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Why influencers are a key part of games marketing and how to work with them

An overview of the space and how to harness these social media stars in your marketing campaigns

Why influencers are a key part of games marketing and how to work with them

Influencers have become a key part of the games industry in a very short amount of time.

It’s why this month we’re running articles like the below to get a closer insight into this important part of the games industry.

We’re also taking things further with the imminent launch of a brand new site in the influencer space. It’ll be looking at influencers in all areas, not just gaming and not just mobile (though naturally mobile games will play a big role in our coverage).

You can contact Steel Media Operations Manager Dave Bradley at or our influencer site Editor Danielle Partis at for further details.

The PR industry has evolved dramatically in the past 10 years and online marketing and distribution has become more favourable than ever.

With an array of free tools, a huge concentration of content creators and a saturation of social influencers, a new game - or indeed any product - could be the recipient of a huge buzz without you having to spend a penny.

Here are our top four things you have to know about the role of influencers right now.

Main image credit: Barboza

Click here to view the list »
  • 1 The internet has adapted to favour video games

    The internet has adapted to favour video games logo

    The sensation began with YouTube. The platform’s early years were mostly awash with one hit wonders, though some creators from that period are still at large.

    You can trace them fairly easily in various ‘where are they now?’ articles. However, most of them have strayed from content creation. Because the term “influencer” has a whole different connotation to what it did five or six years ago.

    The YouTube scene began to focus in on games around 2010. Video game Let’s Plays became the primary trend on YouTube, giving video games a whole new platform to flourish. The launch of Twitch followed in 2011, giving gamers the ability to stream their play throughs in real-time whilst connecting with a live audience.

    Suddenly, marketing wasn’t just about impressing journalists, it was about gaining the favour of this new breed of influencer, people who were amassing millions of fans just by reacting to video games.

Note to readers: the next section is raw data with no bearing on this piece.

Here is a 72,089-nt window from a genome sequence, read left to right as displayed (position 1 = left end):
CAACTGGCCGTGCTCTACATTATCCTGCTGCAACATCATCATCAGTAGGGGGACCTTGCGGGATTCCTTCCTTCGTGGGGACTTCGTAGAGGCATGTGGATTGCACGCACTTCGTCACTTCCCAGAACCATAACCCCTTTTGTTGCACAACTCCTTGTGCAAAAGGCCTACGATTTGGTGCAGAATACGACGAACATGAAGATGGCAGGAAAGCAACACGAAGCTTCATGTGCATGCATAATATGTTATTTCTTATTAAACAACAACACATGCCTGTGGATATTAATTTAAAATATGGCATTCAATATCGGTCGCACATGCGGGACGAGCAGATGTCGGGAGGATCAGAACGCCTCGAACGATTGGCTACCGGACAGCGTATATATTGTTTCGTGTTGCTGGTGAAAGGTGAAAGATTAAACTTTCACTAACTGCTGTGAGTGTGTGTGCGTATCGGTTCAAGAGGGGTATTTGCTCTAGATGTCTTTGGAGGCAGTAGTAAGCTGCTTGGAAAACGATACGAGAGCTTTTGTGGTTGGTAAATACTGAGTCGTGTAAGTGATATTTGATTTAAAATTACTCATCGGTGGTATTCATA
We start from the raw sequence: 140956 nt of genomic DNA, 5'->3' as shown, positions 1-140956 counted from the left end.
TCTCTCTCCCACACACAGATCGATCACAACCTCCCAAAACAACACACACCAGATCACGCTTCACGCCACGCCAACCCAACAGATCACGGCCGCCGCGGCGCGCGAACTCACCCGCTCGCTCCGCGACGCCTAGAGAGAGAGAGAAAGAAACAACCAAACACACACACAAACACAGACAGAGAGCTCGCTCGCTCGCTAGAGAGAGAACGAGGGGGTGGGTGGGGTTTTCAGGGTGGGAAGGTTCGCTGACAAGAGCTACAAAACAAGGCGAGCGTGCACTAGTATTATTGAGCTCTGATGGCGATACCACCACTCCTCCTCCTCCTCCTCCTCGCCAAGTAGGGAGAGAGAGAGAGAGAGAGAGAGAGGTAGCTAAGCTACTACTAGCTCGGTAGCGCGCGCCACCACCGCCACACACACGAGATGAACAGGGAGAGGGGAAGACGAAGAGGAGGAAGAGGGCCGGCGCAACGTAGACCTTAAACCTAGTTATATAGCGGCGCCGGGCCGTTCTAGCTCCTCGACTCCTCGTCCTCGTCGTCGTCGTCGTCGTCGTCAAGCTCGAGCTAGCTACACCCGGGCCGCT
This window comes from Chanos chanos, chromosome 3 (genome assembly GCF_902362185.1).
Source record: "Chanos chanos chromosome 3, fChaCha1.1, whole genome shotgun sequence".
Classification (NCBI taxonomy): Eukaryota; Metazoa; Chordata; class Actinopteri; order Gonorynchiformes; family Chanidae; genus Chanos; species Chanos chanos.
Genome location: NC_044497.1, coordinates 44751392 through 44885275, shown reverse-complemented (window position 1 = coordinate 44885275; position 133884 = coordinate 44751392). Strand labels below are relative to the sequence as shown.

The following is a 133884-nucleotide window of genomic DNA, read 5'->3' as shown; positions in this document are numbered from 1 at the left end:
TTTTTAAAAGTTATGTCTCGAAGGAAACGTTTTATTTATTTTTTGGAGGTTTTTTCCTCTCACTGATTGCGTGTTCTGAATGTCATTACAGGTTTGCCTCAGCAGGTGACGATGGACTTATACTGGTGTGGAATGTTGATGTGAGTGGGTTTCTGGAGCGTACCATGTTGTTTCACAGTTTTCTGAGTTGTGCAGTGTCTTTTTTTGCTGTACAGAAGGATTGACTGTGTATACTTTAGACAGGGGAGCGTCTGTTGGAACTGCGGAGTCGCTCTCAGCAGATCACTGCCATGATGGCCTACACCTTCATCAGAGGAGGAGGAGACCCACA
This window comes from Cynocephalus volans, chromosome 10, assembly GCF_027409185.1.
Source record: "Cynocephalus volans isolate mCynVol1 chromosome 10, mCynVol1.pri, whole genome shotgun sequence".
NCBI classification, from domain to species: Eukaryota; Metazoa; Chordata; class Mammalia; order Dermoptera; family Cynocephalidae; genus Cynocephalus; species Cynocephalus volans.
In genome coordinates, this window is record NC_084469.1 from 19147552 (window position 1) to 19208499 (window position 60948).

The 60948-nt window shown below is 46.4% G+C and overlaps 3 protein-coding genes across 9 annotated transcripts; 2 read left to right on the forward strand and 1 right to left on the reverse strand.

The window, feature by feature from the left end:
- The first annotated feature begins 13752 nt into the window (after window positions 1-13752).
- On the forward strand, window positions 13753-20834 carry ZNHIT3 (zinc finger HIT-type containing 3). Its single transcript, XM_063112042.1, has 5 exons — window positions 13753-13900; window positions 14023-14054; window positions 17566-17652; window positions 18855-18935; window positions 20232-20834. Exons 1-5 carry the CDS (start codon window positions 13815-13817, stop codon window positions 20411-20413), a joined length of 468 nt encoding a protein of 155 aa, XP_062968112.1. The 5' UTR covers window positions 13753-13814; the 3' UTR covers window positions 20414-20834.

Of course, it’s not just video platforms that have caused a stir in recent years. The rise of social apps like Snapchat, Vine and Instagram have bred a new wave of social influencer.

  • 2 The difference between useful influencers and ‘red giants’

    The difference between useful influencers and ‘red giants’ logo

    It’s easy to spot the YouTube greats. Channels ranging from 10 million to over 50 million subscribers. That’s a potential 50 million people seeing your game, right? Well, not really.

    The past couple of years have seen a huge shift into ‘quality over quantity’. The channels leading in subscriber count are not accurate representatives of how many people they’re actually reaching.

    There are channels that have amassed an audience of millions that have stagnated and don’t have the audience retention of channels a quarter of their size.

    For example, a channel with over a million subscribers releasing a video each day is only racking up 10,000 views per video after a week. That’s 1% of their potential audience actively engaging with their content.

    Whereas a channel with 250,000 subscribers doing the same thing is hitting 40,000 views per video each week. It’s a larger percentage of their potential audience, 16%, but it’s not even close to the total number of subscribers.

    This applies to new channels and social media accounts too. In a climate where someone can easily buy subscribers and followers, a large number may not represent an individual’s potential at all. Always check for interactions, not just numbers.

    Aside from YouTube advertising revenue, Patreon is also becoming an increasingly popular method for influencers to earn additional, regular income.